Letter: several reasons why de-extinction is bad


I have read many articles recently about the cloning of extinct animal species including the Woolly Mammoth and recently the Christmas Island Rat, Thylacine (AKA Tasmanian Tiger) and Dodo.

As fascinating as these animals are to read, I am against de-extinction. For one thing, it is virtually impossible to create a purebred specimen of these species, as they would have to be cloned from surrogate parents of other species. For example, to successfully clone a mammoth, one would have to imbue an elephant with mammoth DNA, so, therefore, the possibility of breeding a purebred mammoth is impossible.

And another thing, these animals would probably still not be able to survive human-made changes to their habitats. For example, the dodo disappeared because of the rats that accompanied the sailors when they arrived on the native island of the bird, Mauritius. If the rats are still there, then it’s too late to repair the rat damage.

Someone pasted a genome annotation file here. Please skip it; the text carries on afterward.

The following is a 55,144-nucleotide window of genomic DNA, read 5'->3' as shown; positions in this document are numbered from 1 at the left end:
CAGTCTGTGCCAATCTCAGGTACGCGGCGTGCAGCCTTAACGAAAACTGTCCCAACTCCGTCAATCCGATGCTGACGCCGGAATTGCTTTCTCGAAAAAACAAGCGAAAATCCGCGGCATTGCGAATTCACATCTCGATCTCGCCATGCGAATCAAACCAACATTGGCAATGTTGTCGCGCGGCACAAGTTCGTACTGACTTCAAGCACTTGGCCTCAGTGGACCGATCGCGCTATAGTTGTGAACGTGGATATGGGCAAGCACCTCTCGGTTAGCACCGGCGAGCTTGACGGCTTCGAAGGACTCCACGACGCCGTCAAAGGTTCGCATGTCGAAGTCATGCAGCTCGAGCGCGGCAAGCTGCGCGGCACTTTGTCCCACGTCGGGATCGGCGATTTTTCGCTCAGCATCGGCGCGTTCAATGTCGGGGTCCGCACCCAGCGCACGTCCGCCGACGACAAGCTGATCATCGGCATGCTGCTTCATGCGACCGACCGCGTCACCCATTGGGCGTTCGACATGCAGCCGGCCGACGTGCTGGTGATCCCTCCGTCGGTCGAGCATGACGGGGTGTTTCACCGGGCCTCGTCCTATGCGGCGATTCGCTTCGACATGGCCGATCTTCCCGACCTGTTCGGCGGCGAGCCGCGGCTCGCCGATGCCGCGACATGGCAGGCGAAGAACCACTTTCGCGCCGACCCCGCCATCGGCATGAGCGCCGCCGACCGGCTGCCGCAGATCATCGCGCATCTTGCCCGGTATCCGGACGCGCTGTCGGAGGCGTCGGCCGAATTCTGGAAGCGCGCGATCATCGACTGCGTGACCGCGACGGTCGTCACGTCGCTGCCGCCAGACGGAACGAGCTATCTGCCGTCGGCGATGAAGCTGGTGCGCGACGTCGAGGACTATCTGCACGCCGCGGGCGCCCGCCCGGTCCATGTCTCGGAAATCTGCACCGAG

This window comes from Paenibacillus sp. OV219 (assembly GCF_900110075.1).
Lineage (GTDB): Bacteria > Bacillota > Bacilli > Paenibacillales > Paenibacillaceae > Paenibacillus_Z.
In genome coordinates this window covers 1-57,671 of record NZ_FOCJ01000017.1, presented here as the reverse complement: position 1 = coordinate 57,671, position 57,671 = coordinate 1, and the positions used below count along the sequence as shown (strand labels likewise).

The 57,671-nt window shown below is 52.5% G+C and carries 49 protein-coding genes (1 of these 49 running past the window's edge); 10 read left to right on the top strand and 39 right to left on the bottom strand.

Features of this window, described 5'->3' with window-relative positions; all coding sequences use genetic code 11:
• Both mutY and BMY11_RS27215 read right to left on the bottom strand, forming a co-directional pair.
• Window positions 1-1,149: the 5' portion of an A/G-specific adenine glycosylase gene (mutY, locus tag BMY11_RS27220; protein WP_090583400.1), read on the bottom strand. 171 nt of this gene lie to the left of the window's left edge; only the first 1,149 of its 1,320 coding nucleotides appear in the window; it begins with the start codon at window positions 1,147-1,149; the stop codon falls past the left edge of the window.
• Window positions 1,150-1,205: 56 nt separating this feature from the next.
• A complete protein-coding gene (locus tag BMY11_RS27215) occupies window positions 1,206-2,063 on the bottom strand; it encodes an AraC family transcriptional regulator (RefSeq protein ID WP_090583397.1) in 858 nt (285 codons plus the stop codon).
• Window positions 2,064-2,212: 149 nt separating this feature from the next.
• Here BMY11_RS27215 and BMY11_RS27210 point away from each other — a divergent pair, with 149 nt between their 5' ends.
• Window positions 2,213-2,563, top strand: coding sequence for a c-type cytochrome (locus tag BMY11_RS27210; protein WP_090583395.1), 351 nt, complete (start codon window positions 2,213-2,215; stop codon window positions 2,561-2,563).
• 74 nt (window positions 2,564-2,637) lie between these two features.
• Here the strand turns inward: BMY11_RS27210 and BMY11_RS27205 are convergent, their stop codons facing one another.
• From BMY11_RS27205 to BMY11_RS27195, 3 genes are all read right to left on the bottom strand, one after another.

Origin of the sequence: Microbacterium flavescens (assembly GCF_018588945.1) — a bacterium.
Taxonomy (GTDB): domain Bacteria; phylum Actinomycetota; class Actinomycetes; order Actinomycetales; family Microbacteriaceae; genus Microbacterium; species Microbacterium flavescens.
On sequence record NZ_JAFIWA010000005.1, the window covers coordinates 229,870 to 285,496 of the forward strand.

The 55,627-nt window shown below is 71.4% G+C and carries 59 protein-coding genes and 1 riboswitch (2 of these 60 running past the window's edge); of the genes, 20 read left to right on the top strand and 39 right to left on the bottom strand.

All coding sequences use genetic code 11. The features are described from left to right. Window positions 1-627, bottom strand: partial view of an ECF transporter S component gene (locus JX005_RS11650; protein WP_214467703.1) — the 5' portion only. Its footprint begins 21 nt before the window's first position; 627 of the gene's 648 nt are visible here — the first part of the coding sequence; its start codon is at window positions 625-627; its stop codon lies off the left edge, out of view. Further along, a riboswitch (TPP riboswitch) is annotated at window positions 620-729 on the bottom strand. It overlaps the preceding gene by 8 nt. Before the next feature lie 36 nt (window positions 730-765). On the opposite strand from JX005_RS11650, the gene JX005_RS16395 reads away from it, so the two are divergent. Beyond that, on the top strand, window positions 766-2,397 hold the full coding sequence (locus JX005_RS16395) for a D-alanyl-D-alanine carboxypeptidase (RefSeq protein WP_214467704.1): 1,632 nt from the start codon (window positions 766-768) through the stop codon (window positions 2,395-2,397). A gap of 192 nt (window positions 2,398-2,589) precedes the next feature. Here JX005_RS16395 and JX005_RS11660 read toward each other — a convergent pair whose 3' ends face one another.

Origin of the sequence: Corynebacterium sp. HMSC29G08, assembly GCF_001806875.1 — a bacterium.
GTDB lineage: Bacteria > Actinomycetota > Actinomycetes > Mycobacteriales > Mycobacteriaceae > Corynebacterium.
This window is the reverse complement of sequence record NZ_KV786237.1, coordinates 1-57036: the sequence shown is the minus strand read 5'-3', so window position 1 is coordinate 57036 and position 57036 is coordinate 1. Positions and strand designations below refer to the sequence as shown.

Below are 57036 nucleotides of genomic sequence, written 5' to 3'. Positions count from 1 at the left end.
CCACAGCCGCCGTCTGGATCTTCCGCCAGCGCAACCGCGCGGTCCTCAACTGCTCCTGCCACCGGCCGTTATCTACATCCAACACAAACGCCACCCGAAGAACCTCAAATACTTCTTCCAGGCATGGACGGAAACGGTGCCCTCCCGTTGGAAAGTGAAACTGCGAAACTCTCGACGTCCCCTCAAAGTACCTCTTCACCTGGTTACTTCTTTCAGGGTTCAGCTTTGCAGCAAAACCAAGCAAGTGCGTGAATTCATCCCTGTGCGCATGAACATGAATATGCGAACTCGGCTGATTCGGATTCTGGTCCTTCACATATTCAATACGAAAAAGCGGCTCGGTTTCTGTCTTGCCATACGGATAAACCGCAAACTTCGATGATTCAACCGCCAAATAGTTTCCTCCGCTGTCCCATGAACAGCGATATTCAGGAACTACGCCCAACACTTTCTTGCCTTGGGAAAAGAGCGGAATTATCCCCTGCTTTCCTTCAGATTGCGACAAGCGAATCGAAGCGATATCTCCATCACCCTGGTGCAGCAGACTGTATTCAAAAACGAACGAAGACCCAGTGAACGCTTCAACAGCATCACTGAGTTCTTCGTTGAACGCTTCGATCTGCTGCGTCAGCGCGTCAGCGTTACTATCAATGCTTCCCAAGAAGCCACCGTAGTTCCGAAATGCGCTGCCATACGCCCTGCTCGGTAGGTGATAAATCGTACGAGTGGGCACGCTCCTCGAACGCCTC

Another reason I’m against de-extinction is that it’s potentially detrimental to the preservation of species that are already going extinct. Animals such as the great apes, tigers and today’s rhinos and elephants are already in danger of extinction. We should focus on saving them from extinction, rather than bringing animals of the past back.

The process of de-extinction would render such conservation efforts totally useless, as one would think that they can simply clone a species, rather than trying to preserve it.

In short, focus on preserving the animals we have now and let the past be what it is: the past.

Thomas Miller Huffman



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